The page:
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WS (container) vs DS (overwintering)? Kale, carrots etc

Posted by emcd124 5 (My Page) on
Sun, Jan 22, 12 at 10:37

I have been reading and learning as much about WS as I can. I'm really excited. A few questions have come up as I am now furiously planting in my doctored recyclables, particularly about WS vs DSOW (direct sow over wintering)

1. I read on here that edible root veges (carrot, radish, beets etc) do not tend to do well WS (container) because of disturbed roots? Have people had any luck just direct sowing them into the garden soil under the snow? Wait for spring? Or have others been lucky with transplanting from the WS containers?

2. what about leafy edibles? Specifically: kale, arugula, spinach, swiss chard, lettuces. The seem more delicate when small, and I'm unsure how to transplant them if I WS them. Would they work (or work better?) if I just DSOW them? Or some version of using newspaper pots or toilet rolls to make individual pots within the WS milkjug?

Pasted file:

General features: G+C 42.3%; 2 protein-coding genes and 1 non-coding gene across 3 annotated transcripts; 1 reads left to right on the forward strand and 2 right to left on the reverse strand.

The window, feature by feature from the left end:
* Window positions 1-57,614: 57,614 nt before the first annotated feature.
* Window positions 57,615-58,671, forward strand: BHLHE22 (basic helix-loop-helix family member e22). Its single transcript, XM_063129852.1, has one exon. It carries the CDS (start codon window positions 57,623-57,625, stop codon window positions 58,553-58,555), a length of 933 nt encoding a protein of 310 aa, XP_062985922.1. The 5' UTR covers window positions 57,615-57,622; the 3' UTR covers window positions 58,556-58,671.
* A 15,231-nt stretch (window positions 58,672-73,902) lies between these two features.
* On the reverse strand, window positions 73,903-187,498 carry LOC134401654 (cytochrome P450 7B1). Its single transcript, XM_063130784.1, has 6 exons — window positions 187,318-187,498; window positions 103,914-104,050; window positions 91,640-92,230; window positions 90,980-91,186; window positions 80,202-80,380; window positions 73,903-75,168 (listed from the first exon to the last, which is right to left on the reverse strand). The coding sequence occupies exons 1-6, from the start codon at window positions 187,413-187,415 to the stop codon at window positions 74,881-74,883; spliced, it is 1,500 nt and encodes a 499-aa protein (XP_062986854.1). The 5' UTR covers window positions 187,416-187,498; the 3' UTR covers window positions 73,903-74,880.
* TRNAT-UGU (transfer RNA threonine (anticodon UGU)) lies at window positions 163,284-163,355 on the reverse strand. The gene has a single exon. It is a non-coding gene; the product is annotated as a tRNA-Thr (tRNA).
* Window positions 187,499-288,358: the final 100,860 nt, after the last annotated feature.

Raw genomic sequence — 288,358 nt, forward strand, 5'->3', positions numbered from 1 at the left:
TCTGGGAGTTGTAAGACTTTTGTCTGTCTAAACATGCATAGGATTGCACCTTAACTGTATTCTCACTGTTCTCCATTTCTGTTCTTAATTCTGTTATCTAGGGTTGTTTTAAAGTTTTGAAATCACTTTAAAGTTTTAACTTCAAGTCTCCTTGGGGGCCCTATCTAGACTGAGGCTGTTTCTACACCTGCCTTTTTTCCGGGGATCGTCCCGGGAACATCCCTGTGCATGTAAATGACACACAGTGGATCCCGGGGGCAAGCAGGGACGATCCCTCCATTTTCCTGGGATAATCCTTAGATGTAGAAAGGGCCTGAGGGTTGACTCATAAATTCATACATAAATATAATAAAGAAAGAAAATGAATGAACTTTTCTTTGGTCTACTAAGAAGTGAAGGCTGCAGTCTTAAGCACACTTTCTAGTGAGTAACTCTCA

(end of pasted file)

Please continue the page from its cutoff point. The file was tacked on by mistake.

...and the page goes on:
HUGE THANKS! This community is amazing!


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RE: WS (container) vs DS (overwintering)? Kale, carrots etc

Hi EM...

If you WS root veggies they are best transplanted when quite small, just like all other WS seedlings. I generally get my root veggies transplanted when they are no more than an inch high, and usually they are smaller than that.

The problems with direct sowing is that seeds are food. Critters, bugs and birds will find them. There's not always going to be a snow cover and exposed seeds are quickly found by birds. Burroughing bugs and vermin can find the seeds anytime they are active and the ground isn't so frozen that they can't tunnel through it.

In my own garden I know that I have field mice despite there being cats and a dog that have run of the yard, the mice are a problem with eating seeds and very newly sprouted seeds in the ground. You know your garden best and your critter or bug populations can be different from mine or anyones garden. I'll suggest that you try both methods, do some WS and do some DS and see how that works out for you, compare the differences not just at germination time, but when you thin the DS or transplant the WS, then later on when you begin cropping.


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